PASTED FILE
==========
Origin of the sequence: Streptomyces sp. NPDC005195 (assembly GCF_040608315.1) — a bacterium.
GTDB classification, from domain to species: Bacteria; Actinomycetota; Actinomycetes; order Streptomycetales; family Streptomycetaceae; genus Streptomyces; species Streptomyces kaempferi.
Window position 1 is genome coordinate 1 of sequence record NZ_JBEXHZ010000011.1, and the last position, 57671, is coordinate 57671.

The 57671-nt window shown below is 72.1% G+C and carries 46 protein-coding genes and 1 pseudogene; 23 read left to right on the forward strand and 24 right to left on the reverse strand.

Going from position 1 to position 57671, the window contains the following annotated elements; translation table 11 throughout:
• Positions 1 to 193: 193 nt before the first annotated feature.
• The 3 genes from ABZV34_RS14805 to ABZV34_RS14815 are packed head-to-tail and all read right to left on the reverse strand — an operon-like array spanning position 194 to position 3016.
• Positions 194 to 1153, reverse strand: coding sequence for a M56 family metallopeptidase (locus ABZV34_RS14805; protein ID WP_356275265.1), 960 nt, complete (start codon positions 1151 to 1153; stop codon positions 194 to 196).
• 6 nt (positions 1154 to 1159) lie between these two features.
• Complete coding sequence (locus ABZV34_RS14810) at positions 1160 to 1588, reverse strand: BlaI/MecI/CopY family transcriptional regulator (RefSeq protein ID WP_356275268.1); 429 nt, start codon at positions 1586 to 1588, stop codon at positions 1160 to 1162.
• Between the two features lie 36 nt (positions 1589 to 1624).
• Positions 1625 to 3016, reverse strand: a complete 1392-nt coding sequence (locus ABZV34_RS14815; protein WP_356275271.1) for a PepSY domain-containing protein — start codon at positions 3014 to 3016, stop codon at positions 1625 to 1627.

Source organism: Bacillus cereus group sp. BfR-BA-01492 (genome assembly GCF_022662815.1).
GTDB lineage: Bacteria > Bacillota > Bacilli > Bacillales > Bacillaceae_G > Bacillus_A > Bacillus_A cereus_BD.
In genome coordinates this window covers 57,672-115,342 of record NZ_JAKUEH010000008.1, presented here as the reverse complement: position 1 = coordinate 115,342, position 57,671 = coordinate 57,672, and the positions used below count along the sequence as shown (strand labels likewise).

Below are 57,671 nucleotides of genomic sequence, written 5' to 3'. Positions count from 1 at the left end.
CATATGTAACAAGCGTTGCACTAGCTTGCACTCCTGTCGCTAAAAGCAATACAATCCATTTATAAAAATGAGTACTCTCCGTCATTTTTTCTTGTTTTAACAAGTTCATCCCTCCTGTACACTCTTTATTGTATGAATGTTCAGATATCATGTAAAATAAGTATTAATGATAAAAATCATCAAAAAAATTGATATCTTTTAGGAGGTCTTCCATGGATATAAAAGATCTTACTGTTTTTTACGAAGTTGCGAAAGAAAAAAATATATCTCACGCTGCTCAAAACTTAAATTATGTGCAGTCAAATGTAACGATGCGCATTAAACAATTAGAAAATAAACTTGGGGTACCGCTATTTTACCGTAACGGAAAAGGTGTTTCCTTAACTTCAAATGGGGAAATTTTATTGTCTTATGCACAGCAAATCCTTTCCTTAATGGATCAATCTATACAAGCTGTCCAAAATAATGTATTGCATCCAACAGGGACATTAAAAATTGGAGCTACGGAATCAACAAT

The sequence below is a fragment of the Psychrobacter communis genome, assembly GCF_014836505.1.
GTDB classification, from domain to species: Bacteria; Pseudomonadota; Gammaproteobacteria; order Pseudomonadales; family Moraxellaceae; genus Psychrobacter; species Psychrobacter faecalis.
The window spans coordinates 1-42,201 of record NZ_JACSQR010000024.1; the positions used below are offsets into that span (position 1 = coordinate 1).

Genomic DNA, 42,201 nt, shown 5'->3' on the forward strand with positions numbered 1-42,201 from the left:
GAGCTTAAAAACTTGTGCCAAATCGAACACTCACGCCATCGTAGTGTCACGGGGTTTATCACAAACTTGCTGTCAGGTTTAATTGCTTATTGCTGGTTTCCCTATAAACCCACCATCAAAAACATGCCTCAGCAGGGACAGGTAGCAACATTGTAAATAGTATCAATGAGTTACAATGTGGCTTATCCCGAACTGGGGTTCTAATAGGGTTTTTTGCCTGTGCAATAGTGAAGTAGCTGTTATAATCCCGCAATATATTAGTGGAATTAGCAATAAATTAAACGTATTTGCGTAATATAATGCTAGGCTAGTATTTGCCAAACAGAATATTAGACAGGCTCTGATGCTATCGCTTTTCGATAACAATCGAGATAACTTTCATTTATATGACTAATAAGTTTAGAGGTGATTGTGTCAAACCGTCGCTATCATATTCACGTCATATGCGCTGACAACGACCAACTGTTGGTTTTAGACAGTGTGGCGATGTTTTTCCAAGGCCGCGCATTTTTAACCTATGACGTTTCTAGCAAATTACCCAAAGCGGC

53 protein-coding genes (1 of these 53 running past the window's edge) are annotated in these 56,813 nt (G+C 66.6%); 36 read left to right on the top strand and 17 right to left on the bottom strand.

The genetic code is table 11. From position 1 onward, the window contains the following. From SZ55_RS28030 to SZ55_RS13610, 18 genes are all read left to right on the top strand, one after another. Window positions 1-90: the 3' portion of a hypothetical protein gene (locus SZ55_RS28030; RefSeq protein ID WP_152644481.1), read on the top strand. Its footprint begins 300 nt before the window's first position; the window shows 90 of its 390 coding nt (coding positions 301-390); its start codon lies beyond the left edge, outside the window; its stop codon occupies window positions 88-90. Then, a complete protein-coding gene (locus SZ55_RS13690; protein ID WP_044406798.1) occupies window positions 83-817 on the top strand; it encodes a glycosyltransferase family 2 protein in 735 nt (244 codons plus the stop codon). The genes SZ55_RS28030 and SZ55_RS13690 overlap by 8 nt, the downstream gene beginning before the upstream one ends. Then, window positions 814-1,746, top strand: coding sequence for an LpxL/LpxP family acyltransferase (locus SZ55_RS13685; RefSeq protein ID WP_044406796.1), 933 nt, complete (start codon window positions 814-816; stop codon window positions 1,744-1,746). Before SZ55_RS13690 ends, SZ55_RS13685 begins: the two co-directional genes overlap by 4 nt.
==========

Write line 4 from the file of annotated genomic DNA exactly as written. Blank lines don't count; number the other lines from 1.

The 57671-nt window shown below is 72.1% G+C and carries 46 protein-coding genes and 1 pseudogene; 23 read left to right on the forward strand and 24 right to left on the reverse strand.